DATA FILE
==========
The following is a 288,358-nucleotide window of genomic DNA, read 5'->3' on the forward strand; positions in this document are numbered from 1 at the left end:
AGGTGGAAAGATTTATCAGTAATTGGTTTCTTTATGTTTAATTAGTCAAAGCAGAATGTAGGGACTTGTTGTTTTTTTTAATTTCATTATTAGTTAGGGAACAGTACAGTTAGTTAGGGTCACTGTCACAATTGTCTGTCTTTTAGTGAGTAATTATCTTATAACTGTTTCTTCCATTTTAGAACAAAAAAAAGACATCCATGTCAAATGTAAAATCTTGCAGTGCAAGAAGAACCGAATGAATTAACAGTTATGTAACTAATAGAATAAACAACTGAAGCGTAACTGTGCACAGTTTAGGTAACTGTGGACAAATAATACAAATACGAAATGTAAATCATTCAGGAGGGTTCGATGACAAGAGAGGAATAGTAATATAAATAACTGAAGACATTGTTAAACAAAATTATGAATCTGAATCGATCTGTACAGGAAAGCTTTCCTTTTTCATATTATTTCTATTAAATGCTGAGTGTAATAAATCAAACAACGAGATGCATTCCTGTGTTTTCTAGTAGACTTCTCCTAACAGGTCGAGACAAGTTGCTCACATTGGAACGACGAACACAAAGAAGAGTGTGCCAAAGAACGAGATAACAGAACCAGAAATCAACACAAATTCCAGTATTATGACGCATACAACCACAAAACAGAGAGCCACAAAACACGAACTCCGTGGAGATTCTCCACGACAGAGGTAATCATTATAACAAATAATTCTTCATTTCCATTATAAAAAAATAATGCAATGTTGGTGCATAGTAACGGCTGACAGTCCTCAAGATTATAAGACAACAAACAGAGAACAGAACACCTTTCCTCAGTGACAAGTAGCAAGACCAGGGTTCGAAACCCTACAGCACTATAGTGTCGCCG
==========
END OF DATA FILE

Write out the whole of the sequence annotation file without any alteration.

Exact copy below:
The following is a 288,358-nucleotide window of genomic DNA, read 5'->3' on the forward strand; positions in this document are numbered from 1 at the left end:
AGGTGGAAAGATTTATCAGTAATTGGTTTCTTTATGTTTAATTAGTCAAAGCAGAATGTAGGGACTTGTTGTTTTTTTTAATTTCATTATTAGTTAGGGAACAGTACAGTTAGTTAGGGTCACTGTCACAATTGTCTGTCTTTTAGTGAGTAATTATCTTATAACTGTTTCTTCCATTTTAGAACAAAAAAAAGACATCCATGTCAAATGTAAAATCTTGCAGTGCAAGAAGAACCGAATGAATTAACAGTTATGTAACTAATAGAATAAACAACTGAAGCGTAACTGTGCACAGTTTAGGTAACTGTGGACAAATAATACAAATACGAAATGTAAATCATTCAGGAGGGTTCGATGACAAGAGAGGAATAGTAATATAAATAACTGAAGACATTGTTAAACAAAATTATGAATCTGAATCGATCTGTACAGGAAAGCTTTCCTTTTTCATATTATTTCTATTAAATGCTGAGTGTAATAAATCAAACAACGAGATGCATTCCTGTGTTTTCTAGTAGACTTCTCCTAACAGGTCGAGACAAGTTGCTCACATTGGAACGACGAACACAAAGAAGAGTGTGCCAAAGAACGAGATAACAGAACCAGAAATCAACACAAATTCCAGTATTATGACGCATACAACCACAAAACAGAGAGCCACAAAACACGAACTCCGTGGAGATTCTCCACGACAGAGGTAATCATTATAACAAATAATTCTTCATTTCCATTATAAAAAAATAATGCAATGTTGGTGCATAGTAACGGCTGACAGTCCTCAAGATTATAAGACAACAAACAGAGAACAGAACACCTTTCCTCAGTGACAAGTAGCAAGACCAGGGTTCGAAACCCTACAGCACTATAGTGTCGCCG